Friday’s Fed Fest On Rate-Hike Odds: Maybe, Possibly, Perhaps

There may be a rate hike around the next bend in the calendar after all. Or maybe not. Like the possibility of rain next Tuesday or peace in the Middle East over the next 50 years, you can’t rule anything out. Ruling it in isn’t a slam-dunk, but today’s lineup of Fed officials on the media-go-round want you to know that tighter monetary policy before the year is out isn’t impossible.

“I think the key question is, are we going to get sufficient growth in the economy, put downward pressure on the unemployment rate, get an acceleration in wages?” William Dudley, New York Fed president, told CNBC earlier today. “If we get that, I’ll be reasonably confident in inflation returning to 2 percent.”

In other words, if the economic numbers are strong enough, monetary policy will react accordingly. And if the economy turns out to be weaker than expected? Well, monetary policy will react accordingly.

And just to be clear, Dudley also said that while he’s anticipating a rate hike this year, he told the crowd that “it’s a forecast, and we’re going to get a lot of data between now and December. So it’s not a commitment.”

Got it? Good. Now let’s move on to the next source of monetary enlightenment.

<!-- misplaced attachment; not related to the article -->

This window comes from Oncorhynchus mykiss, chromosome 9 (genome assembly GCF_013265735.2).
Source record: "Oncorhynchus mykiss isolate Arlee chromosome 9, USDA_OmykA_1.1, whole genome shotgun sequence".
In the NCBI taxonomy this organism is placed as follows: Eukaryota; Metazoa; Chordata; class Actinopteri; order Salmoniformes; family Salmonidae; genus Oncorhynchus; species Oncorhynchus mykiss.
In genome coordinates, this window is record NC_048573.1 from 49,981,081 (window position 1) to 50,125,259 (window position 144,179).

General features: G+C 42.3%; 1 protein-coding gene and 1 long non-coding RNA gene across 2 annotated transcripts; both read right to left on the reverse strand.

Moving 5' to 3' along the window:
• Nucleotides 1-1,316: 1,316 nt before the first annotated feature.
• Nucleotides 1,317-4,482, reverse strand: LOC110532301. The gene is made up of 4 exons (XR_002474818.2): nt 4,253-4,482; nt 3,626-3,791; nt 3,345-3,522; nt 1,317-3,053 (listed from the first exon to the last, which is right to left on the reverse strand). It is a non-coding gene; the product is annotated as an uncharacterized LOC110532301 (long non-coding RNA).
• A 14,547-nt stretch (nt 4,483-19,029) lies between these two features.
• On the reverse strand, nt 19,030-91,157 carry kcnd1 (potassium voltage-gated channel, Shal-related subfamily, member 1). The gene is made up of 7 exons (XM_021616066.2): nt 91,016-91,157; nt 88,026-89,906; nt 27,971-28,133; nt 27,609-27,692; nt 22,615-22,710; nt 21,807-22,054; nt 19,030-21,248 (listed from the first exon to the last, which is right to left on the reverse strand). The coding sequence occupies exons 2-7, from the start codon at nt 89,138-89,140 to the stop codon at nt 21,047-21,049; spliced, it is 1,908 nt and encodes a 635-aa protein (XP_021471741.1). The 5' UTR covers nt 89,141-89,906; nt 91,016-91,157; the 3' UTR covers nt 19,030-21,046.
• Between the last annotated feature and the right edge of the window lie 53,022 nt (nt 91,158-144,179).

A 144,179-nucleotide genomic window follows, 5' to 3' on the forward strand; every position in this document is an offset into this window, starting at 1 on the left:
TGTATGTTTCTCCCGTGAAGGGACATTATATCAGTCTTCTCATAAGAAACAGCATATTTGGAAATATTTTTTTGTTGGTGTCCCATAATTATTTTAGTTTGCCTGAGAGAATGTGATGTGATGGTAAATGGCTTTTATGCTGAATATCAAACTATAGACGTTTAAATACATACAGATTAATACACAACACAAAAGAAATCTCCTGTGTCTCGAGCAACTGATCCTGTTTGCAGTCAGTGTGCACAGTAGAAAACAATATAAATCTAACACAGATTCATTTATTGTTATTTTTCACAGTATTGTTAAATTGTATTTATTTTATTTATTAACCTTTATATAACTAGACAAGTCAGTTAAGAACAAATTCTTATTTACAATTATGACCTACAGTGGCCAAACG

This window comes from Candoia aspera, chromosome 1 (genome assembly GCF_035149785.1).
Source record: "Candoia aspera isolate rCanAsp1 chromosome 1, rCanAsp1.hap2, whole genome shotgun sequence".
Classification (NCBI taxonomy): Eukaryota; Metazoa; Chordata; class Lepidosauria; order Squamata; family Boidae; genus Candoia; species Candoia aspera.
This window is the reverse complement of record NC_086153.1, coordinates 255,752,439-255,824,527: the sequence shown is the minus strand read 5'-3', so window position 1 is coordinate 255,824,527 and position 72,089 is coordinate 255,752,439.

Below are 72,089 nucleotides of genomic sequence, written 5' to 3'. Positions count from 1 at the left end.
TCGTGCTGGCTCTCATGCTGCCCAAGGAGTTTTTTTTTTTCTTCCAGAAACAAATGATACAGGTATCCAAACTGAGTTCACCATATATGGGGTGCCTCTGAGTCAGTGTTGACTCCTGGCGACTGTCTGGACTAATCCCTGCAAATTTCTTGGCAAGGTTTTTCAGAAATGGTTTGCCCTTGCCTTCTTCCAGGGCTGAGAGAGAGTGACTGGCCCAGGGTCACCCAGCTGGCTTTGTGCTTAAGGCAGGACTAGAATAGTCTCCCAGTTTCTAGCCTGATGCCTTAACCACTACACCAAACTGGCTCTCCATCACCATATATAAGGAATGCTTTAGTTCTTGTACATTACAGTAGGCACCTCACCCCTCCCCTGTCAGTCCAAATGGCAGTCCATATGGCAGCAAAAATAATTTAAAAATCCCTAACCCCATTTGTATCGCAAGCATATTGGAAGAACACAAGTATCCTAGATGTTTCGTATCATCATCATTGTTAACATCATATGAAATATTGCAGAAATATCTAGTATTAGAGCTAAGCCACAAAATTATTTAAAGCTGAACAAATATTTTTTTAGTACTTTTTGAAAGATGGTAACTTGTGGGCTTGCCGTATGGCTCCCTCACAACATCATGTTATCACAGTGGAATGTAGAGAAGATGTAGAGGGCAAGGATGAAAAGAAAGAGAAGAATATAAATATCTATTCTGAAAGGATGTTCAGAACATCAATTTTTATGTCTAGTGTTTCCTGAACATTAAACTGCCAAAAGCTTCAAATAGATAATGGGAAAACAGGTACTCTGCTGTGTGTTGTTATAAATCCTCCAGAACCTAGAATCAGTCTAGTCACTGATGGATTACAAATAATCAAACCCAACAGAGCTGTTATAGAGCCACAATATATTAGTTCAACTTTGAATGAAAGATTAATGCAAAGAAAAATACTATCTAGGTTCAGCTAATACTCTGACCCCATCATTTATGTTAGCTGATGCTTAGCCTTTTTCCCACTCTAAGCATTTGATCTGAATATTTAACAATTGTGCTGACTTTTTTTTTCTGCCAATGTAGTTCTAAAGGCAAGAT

Atlanta Fed President Dennis Lockhart today advised that “the economy remains on a satisfactory track, and, speaking for myself, I see a liftoff decision later this year at the October or December FOMC meetings as likely appropriate.” It’s not absolute, of course, which is why a particular course of action is required until further notice via the incoming numbers. To be precise, “the ambiguity of the moment reinforces the need to closely watch the vital signs of the economy over the coming weeks to determine if the outlook has changed,” Lockhart explained.

What have we learned? Managing monetary policy requires a keen grasp of the obvious. Long naps in the afternoon are frowned upon.

The bottom line: a rate hike may be near. But if it isn’t, it’s likely that there’ll be an economic explanation for the delay. Any other questions?

Source: CME